Soaring used-car prices have kept a key spigot of funding for the record $1.6 trillion auto loan market open, even as cracks in consumer credit have begun to emerge.
Wall Street bond deals that bundle up used-car loans to borrowers with spotty credit have been rolling along despite fears of a new wave of auto repossessions as high inflation hits households least able to afford it.
The tally of new U.S. subprime auto asset-backed bond deals has climbed to $22.1 billion so far in 2022, or about half of last year’s peak $42 billion yearly volume, according to Finsight.com, which tracks bond issuance.
Subprime auto bond boom continues
Finsight.com. Left-hand column represents billions.
Subprime borrowers tend to have credit scores in the 580 to 619 range. A recent $255 million bond deal from California-based United Auto Credit included a pool of loans to borrowers with an average credit score of 569 and interest rate of 21.4%, according to DBRS Morningstar.
The “deep subprime” lender touts: When others say “no,” United Auto Credit says “yes,” on its website. The company in February was sold to Vroom Inc.
an online used-vehicle seller that went public in 2020. Vroom didn’t immediately respond to several requests for comment.
“Where we stand today, I’d say that consumers from a balance sheet perspective are in good standing with excess savings to meet their financial obligations,” said Toby Giordano, portfolio manager at Braddock Financial, in Colorado, and a longtime investor in the subprime auto and asset-backed bond market.
“Having said that, certainly there are early signs of cracks to consumer credit and strains,” Giordano said, by phone. “I’d expect it to materialized more in the subprime borrower.”
Car repos in focus
Loan delinquencies have been rising this year as the pandemic boost from government stimulus checks fades.
The rate of subprime auto loans past due at least 60 days in asset-backed bonds climbed above 4% in June (see chart), and was above the same month in 2019.
Subprime auto loan delinquencies edge up
While inflation has been biting into consumer paychecks, it also has kept average used-car price in the stratosphere, pegged at near a record $28,312 this summer. June’s reading of the closely watched consumer-price index showed a 7.1% increase in used cars prices in the past year.
The stress of high prices for gas, groceries, cars and housing has put a focus on an uptick in car repossessions this summer in some areas. However, the overall volume of repossessions in recent months (see chart) has been running well below levels before the pandemic.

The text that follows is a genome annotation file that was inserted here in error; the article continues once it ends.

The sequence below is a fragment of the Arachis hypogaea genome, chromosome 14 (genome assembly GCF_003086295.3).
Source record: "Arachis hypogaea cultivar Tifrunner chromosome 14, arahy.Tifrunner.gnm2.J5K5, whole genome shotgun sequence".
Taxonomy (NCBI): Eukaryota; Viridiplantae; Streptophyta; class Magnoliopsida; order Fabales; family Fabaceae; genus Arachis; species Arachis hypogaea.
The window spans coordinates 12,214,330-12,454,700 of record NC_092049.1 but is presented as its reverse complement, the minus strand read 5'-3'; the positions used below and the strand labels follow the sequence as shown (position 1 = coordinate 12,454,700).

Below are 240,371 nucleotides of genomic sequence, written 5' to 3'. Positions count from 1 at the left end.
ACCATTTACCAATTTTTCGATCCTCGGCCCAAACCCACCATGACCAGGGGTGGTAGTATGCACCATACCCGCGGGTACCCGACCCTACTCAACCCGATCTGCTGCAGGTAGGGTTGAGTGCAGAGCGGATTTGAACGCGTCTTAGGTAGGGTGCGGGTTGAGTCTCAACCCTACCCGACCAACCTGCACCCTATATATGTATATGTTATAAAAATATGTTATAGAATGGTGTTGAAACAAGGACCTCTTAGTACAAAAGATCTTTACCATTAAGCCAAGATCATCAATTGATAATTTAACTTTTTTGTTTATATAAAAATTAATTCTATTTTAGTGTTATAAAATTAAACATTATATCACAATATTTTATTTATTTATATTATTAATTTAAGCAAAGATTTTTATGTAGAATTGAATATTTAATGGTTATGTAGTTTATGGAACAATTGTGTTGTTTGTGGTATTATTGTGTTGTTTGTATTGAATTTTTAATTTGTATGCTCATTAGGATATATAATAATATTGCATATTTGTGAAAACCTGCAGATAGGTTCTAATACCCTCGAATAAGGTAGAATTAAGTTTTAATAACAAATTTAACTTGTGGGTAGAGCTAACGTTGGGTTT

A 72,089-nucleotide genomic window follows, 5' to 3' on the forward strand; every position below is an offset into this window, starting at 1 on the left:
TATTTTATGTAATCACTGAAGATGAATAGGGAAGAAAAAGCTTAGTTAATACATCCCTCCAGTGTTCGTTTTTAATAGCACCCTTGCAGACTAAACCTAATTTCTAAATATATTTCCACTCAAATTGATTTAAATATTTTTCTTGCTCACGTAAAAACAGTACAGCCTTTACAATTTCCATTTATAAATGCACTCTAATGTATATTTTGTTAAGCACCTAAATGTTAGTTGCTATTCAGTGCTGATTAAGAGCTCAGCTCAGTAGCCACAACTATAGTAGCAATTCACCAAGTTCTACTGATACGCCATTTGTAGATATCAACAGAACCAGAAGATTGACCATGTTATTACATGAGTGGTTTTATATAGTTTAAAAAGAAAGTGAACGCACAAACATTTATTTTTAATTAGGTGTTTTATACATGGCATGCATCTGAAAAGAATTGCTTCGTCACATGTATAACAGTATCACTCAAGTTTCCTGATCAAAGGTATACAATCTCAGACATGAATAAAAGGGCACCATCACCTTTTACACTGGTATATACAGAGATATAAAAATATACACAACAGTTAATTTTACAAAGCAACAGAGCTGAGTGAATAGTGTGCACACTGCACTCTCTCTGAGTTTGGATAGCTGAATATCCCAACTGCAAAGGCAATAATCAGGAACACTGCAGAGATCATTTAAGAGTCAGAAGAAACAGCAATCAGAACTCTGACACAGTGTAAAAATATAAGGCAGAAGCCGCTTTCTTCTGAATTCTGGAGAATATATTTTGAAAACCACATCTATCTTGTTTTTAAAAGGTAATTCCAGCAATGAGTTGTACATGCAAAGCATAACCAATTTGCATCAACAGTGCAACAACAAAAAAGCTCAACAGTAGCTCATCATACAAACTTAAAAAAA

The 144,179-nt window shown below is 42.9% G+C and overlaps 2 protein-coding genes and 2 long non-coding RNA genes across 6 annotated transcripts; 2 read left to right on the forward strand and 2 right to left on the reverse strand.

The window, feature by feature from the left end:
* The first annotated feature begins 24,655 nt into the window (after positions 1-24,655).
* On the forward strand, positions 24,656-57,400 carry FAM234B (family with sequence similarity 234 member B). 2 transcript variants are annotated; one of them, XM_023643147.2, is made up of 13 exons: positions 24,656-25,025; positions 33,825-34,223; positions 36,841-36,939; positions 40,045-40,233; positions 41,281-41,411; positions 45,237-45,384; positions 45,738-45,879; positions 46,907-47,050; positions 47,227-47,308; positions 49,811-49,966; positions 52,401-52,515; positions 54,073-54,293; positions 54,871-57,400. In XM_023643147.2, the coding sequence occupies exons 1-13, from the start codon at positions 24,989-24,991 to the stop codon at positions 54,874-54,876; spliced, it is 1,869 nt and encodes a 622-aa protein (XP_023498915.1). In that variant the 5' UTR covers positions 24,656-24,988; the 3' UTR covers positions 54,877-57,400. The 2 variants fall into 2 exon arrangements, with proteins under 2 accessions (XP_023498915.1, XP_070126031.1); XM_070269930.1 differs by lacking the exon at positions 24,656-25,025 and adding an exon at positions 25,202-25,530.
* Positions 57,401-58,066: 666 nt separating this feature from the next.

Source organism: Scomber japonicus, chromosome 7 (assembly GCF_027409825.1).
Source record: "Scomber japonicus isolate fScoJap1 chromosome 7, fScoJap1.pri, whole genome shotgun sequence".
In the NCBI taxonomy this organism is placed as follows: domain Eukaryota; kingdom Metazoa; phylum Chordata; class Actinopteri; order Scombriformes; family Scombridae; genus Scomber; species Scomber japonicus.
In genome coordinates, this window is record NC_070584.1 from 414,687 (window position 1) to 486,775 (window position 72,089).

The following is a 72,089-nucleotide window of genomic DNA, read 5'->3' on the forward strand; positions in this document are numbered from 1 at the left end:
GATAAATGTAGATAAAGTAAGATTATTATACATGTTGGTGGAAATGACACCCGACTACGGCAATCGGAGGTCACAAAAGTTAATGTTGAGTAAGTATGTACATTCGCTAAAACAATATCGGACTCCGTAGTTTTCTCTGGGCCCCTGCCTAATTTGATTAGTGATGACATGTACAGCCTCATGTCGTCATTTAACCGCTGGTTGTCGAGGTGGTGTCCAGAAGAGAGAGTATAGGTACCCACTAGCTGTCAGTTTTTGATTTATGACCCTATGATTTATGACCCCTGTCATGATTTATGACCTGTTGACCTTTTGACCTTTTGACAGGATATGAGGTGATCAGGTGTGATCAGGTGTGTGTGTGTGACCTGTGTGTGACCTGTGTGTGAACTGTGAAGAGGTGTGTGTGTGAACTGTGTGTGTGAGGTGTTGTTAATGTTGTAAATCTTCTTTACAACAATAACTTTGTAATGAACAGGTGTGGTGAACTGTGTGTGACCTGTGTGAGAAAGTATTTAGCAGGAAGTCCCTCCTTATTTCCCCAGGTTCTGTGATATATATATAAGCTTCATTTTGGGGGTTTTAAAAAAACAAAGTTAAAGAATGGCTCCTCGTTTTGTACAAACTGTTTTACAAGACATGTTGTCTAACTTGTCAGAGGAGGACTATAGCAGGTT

Car repossession are rising from pandemic lows
John Wennerholm, a repo man for the past 35 years in Utah, told MarketWatch that he’s not seeing volumes rise yet, even though he expects it to pick up soon. Another repo man in Texas working for a service with a national footprint said business has been slow. There isn’t one government source for repossession data.
Pandemic shocks that led to a supply crunch of vehicles has put the threat of abusive car repossession on the radar of the Consumer Financial Protection Bureau, an emboldened consumer watchdog under the Biden administration.
The agency has been monitoring repossessions and performance in the asset-backed bond sector closely. Consumers who believe they have been the victim of a wrongful repossession can submit a complaint to the CFPB.
What’s driving Wall Street
For Wall Street subprime auto bond deals, skyrocketing used-car prices have been a boon — at least for now.
The monthly recovery rate for repossessed vehicles in subprime auto bond deals was at 56% in May, down from a high of 75.2% in April 2021, according to BofA Global.
Bonds historically were underwritten with the expectation that vehicles recover only about 40 to 45% of their value, a veteran banker in the sector told MarketWatch. Higher recoveries helps cushion lower-rated bonds from potential losses.
Subprime auto bond yields also have climbed dramatically this year, along with a painful selloff in stocks
and fixed-income markets as recession fears take center stage. The Federal Reserve has begun to dramatically raise interest rates and tighten financial conditions to fight inflation that last month hit the a 41-year high.
Specifically, the top-rated AAA class of the United Credit bond deal priced at a roughly 4.4% coupon last week, while its riskier BB bonds fetched 10%, which compares with a 1.1% and 5% coupon, respectively, from a similar deal in February, according to Finsight.
Read earlier MarketWatch coverage on car repossessions: Frontline workers in eye of pandemic storm for months, now fending off repo man